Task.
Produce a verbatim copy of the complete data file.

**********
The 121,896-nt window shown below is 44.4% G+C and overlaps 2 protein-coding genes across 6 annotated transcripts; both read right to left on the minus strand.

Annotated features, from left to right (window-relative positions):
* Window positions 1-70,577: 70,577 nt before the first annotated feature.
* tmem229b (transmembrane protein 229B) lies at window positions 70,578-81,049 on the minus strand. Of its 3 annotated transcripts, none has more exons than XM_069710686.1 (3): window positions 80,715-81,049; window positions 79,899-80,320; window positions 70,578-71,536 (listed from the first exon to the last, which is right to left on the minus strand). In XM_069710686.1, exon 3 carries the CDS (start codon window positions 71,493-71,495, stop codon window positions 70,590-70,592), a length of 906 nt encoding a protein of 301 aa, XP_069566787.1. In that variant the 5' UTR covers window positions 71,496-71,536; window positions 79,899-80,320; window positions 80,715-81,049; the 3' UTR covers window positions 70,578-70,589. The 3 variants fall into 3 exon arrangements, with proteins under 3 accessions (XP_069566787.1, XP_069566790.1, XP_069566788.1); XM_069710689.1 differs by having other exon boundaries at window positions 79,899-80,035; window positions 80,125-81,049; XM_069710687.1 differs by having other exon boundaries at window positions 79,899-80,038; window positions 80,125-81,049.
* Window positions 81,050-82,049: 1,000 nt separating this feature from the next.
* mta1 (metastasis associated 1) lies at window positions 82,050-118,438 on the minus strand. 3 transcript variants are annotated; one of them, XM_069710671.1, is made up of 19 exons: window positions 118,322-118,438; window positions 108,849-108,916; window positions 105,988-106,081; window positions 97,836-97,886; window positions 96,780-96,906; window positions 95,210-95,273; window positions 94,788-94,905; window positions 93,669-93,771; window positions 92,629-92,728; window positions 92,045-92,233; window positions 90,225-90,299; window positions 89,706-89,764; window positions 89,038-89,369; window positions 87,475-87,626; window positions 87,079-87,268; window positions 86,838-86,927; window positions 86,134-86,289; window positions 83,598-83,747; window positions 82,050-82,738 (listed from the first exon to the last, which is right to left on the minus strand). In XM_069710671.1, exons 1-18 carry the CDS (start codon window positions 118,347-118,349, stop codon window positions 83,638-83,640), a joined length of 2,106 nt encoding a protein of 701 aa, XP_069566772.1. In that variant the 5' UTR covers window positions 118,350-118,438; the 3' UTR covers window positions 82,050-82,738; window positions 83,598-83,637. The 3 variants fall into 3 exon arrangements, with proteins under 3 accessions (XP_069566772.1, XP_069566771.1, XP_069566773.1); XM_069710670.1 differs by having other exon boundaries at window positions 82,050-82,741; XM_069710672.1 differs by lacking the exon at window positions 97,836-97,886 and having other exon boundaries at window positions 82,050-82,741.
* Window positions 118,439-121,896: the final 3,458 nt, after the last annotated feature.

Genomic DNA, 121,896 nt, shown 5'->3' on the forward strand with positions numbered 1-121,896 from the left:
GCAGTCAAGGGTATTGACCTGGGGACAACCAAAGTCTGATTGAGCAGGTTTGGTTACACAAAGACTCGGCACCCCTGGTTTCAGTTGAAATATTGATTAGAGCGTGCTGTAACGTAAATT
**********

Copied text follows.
The 121,896-nt window shown below is 44.4% G+C and overlaps 2 protein-coding genes across 6 annotated transcripts; both read right to left on the minus strand.

Annotated features, from left to right (window-relative positions):
* Window positions 1-70,577: 70,577 nt before the first annotated feature.
* tmem229b (transmembrane protein 229B) lies at window positions 70,578-81,049 on the minus strand. Of its 3 annotated transcripts, none has more exons than XM_069710686.1 (3): window positions 80,715-81,049; window positions 79,899-80,320; window positions 70,578-71,536 (listed from the first exon to the last, which is right to left on the minus strand). In XM_069710686.1, exon 3 carries the CDS (start codon window positions 71,493-71,495, stop codon window positions 70,590-70,592), a length of 906 nt encoding a protein of 301 aa, XP_069566787.1. In that variant the 5' UTR covers window positions 71,496-71,536; window positions 79,899-80,320; window positions 80,715-81,049; the 3' UTR covers window positions 70,578-70,589. The 3 variants fall into 3 exon arrangements, with proteins under 3 accessions (XP_069566787.1, XP_069566790.1, XP_069566788.1); XM_069710689.1 differs by having other exon boundaries at window positions 79,899-80,035; window positions 80,125-81,049; XM_069710687.1 differs by having other exon boundaries at window positions 79,899-80,038; window positions 80,125-81,049.
* Window positions 81,050-82,049: 1,000 nt separating this feature from the next.
* mta1 (metastasis associated 1) lies at window positions 82,050-118,438 on the minus strand. 3 transcript variants are annotated; one of them, XM_069710671.1, is made up of 19 exons: window positions 118,322-118,438; window positions 108,849-108,916; window positions 105,988-106,081; window positions 97,836-97,886; window positions 96,780-96,906; window positions 95,210-95,273; window positions 94,788-94,905; window positions 93,669-93,771; window positions 92,629-92,728; window positions 92,045-92,233; window positions 90,225-90,299; window positions 89,706-89,764; window positions 89,038-89,369; window positions 87,475-87,626; window positions 87,079-87,268; window positions 86,838-86,927; window positions 86,134-86,289; window positions 83,598-83,747; window positions 82,050-82,738 (listed from the first exon to the last, which is right to left on the minus strand). In XM_069710671.1, exons 1-18 carry the CDS (start codon window positions 118,347-118,349, stop codon window positions 83,638-83,640), a joined length of 2,106 nt encoding a protein of 701 aa, XP_069566772.1. In that variant the 5' UTR covers window positions 118,350-118,438; the 3' UTR covers window positions 82,050-82,738; window positions 83,598-83,637. The 3 variants fall into 3 exon arrangements, with proteins under 3 accessions (XP_069566772.1, XP_069566771.1, XP_069566773.1); XM_069710670.1 differs by having other exon boundaries at window positions 82,050-82,741; XM_069710672.1 differs by lacking the exon at window positions 97,836-97,886 and having other exon boundaries at window positions 82,050-82,741.
* Window positions 118,439-121,896: the final 3,458 nt, after the last annotated feature.

Genomic DNA, 121,896 nt, shown 5'->3' on the forward strand with positions numbered 1-121,896 from the left:
GCAGTCAAGGGTATTGACCTGGGGACAACCAAAGTCTGATTGAGCAGGTTTGGTTACACAAAGACTCGGCACCCCTGGTTTCAGTTGAAATATTGATTAGAGCGTGCTGTAACGTAAATT